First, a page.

Can China offer a real alternative to liberal democracy?


Can China offer a real alternative to liberal democracy?



The State of New Orleans: An Update

Amy Liu,
Amy Liu Headshot
Amy Liu Deputy Director - Metropolitan Policy Program

Bruce Katz, and
Bruce Katz Founding Director of the Nowak Metro Finance Lab - Drexel University
Matt Fellowes
Matt Fellowes Former Brookings Expert, CEO and Founder - United Income

July 5, 2006

Last week this newspaper reported that more than $2 billion in reconstruction aid for the victims of Hurricane Katrina had been lost to “scams, schemes and stupefying bureaucratic bungles.” Add to this the inexcusable $7 billion allocated for temporary trailers and mobile homes, which cost far more than available rental apartments, and the scale of waste is stunning.

Nonetheless, the vast majority of the $107 billion we calculate has been allocated by the federal government has been converted by public officials and private leaders into a substantial amount of progress. In New Orleans, levees have to a large extent been rebuilt and millions of tons of debris have been cleared away. Nearly $6.4 billion in new cash assistance is now headed to Louisiana homeowners; an additional $1.5 billion will go toward replenishing affordable housing stock in the state.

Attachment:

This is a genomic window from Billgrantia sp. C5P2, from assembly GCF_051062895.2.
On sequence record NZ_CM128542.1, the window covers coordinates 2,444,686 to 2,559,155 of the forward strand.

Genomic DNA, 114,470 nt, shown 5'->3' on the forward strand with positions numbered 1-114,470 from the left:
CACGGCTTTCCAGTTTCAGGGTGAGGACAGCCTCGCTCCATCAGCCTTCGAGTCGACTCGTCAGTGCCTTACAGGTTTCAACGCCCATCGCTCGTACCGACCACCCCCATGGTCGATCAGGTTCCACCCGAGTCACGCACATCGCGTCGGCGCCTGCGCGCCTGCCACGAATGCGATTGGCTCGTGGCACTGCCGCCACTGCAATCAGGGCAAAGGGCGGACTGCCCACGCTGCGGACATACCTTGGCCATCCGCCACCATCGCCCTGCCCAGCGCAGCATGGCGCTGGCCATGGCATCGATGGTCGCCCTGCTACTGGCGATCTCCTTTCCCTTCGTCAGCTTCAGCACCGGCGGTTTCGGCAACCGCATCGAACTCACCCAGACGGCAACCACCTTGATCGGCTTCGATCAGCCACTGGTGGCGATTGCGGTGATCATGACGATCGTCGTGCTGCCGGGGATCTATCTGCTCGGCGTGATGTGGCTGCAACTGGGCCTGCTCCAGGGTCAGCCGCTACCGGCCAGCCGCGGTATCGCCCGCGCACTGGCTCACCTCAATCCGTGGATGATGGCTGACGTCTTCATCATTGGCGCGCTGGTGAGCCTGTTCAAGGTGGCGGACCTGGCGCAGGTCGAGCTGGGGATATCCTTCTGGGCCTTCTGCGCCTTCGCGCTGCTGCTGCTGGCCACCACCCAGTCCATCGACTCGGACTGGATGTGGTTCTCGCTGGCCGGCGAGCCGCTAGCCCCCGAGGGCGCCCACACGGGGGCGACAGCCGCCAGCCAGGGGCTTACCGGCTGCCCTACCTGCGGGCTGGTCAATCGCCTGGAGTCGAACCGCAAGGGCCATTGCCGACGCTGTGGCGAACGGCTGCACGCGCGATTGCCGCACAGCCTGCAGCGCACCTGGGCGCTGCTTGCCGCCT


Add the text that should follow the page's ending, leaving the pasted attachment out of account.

Still, problems in reopening hospitals and schools and in getting city services operating will make it hard for New Orleans to attract new families, particularly the service workers that support the tourism industry. And in some ways those uprooted by the storm are doing worse than those in the city itself: of the 309,000 working age adults still displaced by the hurricane, nearly 25 percent are unemployed—a rate more than four times as high as in New Orleans itself.

The $20 billion in new spending that President Bush signed off on last month will be the last major investment for some time. We must hope that the federal agencies on the receiving end and their state and local partners find ways to spend it wisely.